Similar packages

Frontends for rdiff-backup:

  • keep is a GUI (KDE) frontend for rdiff-backup.
  • archfs is a fuse (filesystem in userspace) virtual filesystem that lets you browse each version of a rdiff-backup repository as if they were any other directory. Adam Sloboda has stated his intention to package archfs for Debian.
  • rdiff-backup-web (not in Debian, no WNPP yet) is a web frontend for rdiff-backup.

There are a ton of other programs to make backups. I will list here some of them (but this list is no where near complete) that are similar to rdiff-backup:

  • backup2l also makes local backups, but seems to miss the remote-backup feature.
  • backuppc is a perl script that also makes incremental backups, and has an http user interface to help manage and restore backups.
  • duplicity also makes remote incremental backups, but encrypts the data using gnupg. I haven’t test it myself, but it can be useful if you don’t trust the remote file server.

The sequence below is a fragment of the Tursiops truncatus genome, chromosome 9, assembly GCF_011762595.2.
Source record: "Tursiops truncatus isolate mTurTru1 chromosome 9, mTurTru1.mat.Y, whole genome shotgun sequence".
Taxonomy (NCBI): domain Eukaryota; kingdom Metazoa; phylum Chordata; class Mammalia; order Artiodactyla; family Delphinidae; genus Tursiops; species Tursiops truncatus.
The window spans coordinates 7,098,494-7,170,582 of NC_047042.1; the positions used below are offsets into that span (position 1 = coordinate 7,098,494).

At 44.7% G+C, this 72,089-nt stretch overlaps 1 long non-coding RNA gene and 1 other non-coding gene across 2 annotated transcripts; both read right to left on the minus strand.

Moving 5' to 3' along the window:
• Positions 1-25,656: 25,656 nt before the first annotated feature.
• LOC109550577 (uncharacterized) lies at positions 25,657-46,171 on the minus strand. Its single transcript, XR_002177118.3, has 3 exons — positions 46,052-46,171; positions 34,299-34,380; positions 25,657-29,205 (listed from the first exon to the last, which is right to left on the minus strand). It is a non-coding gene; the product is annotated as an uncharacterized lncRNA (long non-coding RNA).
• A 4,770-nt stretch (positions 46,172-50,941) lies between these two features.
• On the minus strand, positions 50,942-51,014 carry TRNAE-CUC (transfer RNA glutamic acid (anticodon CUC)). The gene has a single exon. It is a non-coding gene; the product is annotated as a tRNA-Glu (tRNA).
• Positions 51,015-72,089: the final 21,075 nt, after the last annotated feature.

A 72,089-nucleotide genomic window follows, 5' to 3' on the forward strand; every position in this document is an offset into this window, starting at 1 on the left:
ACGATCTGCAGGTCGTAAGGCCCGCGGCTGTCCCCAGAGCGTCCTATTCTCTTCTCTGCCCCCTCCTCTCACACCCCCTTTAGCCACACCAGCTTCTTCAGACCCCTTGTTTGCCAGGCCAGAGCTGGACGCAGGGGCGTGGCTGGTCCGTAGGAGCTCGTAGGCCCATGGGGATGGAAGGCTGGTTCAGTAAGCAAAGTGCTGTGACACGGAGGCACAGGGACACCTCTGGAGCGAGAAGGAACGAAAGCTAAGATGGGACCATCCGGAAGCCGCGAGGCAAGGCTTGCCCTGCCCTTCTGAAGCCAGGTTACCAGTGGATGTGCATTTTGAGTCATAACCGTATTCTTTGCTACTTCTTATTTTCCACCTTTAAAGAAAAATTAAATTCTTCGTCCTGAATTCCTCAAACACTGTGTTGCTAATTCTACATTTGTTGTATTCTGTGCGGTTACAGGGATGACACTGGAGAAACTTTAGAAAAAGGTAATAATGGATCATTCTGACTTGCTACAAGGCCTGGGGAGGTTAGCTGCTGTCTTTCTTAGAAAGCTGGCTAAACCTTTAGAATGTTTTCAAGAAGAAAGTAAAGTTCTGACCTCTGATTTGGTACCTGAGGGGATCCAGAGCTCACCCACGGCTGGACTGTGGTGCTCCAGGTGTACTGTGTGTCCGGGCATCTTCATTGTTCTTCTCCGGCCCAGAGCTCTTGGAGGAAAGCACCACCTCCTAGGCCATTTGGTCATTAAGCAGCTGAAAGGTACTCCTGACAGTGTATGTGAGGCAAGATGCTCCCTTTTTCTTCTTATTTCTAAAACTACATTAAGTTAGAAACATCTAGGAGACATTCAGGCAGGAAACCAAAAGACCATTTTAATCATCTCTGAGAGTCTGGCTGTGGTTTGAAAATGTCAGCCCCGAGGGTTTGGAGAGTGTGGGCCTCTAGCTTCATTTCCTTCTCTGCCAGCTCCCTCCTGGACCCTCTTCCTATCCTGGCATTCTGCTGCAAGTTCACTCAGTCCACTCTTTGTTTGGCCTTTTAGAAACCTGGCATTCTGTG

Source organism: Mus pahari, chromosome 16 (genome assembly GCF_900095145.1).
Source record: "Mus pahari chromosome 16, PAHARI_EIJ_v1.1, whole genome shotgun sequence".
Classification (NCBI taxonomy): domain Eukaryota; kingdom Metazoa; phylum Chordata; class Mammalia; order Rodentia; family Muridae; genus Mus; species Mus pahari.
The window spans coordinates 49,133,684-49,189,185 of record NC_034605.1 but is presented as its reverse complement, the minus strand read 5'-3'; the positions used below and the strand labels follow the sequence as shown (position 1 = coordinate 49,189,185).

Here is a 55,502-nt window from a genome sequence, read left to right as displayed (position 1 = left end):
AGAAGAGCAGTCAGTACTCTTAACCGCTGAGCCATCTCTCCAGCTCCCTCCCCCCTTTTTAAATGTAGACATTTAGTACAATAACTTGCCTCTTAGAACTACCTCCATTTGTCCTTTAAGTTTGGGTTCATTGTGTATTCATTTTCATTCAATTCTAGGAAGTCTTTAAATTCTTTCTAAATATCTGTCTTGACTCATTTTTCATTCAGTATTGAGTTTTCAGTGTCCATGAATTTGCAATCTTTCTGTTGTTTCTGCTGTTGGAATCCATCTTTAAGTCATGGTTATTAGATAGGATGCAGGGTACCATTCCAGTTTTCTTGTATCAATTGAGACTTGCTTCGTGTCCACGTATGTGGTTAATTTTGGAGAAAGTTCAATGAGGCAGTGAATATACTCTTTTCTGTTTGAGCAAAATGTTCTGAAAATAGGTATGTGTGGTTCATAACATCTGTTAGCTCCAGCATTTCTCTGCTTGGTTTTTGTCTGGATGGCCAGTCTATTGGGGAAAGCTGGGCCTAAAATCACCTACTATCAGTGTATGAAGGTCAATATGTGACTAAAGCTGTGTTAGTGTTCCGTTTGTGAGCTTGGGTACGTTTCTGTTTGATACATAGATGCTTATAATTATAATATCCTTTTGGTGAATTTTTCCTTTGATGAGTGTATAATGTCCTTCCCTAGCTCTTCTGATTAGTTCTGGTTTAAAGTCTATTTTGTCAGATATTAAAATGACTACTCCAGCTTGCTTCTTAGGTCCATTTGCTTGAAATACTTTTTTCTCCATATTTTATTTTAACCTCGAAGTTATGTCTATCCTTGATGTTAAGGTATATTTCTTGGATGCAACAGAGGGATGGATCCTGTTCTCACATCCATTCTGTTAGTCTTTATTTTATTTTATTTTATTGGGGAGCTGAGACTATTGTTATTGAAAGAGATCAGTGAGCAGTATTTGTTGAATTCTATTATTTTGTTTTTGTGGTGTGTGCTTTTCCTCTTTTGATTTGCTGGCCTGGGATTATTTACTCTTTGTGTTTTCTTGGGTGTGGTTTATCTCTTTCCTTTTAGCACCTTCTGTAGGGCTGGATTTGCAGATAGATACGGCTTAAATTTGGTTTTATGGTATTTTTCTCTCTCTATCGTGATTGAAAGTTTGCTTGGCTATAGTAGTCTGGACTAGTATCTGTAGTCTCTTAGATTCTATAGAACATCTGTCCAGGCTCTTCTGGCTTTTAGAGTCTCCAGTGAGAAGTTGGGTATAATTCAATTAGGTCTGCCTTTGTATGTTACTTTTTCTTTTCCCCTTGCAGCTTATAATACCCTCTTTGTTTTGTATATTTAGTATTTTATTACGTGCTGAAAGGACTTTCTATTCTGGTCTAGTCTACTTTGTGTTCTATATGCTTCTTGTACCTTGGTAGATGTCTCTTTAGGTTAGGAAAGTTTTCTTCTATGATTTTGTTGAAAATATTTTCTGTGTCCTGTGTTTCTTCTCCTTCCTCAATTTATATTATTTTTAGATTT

• storebackup also makes local incremental backups. It makes a new tree in every snapshot, but disk space is preserved by hard-linking unchanged files.



  • Easy to use. Now there’s no excuse not to do backups!
  • Works from the command line, so you can easily put it in a script or cron job.
  • Simple recovery from last snapshot, you can use standard tools like cp or find.


  • Not having a GUI may scare some users.
  • It stores the last snapshot uncompressed, so depending on what you are backing up, it can be very space consuming. Older snapshots are compressed, which makes this con a not-so-con ;-).

rdiff-backup has been available in Debian since Sarge (perhaps even longer), and in Ubuntu since Dapper.

Posted in Debian, Ubuntu | 14 Comments »

memstat: Identify what is using up virtual memory

October 19th, 2008 edited by Vicho

Article submitted by Todd Troxell. Guess what? We still need you to submit good articles about software you like!

This tool lets you discover what libraries and programs are using up memory. It is very simple to use. Here is an example of its output (the -w makes memstat not truncate lines at 80 columns):

gaius% memstat -w
    256k: PID  5465 (/lib/
    368k: PID 13019 (/var/db/nscd/passwd)
   3352k: PID 13914 (/usr/lib/gconv/gconv-modules.cache)
      8k: /usr/bin/memstat 5465
     12k: /lib/ 13019